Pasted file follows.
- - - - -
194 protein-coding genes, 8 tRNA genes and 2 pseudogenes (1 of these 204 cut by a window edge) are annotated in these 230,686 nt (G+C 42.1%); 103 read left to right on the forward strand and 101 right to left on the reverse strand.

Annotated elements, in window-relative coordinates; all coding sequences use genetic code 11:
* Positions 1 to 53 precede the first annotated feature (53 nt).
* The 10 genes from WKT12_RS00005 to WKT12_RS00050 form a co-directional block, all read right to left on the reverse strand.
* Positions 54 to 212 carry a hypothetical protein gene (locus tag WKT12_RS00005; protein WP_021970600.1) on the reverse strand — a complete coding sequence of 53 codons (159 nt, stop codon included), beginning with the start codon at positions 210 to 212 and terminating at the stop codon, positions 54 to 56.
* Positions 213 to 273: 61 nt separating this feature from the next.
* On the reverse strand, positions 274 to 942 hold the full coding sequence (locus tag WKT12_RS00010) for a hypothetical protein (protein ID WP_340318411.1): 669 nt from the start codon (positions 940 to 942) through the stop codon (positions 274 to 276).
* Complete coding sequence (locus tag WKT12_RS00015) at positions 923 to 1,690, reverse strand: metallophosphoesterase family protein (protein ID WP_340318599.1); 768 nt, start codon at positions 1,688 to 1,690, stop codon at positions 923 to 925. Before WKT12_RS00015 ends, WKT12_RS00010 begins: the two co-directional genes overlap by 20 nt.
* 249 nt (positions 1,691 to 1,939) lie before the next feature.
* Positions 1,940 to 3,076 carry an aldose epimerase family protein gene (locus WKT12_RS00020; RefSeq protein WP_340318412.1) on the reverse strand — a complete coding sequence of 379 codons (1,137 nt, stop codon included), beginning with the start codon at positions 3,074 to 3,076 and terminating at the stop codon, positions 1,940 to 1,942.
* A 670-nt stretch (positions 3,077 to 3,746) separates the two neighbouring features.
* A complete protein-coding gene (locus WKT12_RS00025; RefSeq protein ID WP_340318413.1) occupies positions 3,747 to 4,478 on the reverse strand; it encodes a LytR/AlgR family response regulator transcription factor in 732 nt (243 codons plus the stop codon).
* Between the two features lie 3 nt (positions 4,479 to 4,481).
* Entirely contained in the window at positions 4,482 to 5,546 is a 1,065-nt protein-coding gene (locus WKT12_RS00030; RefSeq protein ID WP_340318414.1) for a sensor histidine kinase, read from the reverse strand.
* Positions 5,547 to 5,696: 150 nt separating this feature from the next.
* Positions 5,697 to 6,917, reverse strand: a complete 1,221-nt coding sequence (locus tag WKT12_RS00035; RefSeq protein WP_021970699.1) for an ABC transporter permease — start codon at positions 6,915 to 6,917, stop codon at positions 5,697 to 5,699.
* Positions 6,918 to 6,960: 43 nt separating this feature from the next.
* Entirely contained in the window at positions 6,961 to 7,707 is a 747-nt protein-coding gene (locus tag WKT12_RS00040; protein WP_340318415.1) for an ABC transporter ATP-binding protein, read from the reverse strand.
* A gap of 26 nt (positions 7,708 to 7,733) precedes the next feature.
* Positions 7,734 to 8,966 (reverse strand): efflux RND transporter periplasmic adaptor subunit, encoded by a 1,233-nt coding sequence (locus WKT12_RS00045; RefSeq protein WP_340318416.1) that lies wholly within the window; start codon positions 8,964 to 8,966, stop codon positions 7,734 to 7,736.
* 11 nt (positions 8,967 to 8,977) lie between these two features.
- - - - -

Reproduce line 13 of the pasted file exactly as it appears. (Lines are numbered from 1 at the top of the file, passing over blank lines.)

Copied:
* Between the two features lie 3 nt (positions 4,479 to 4,481).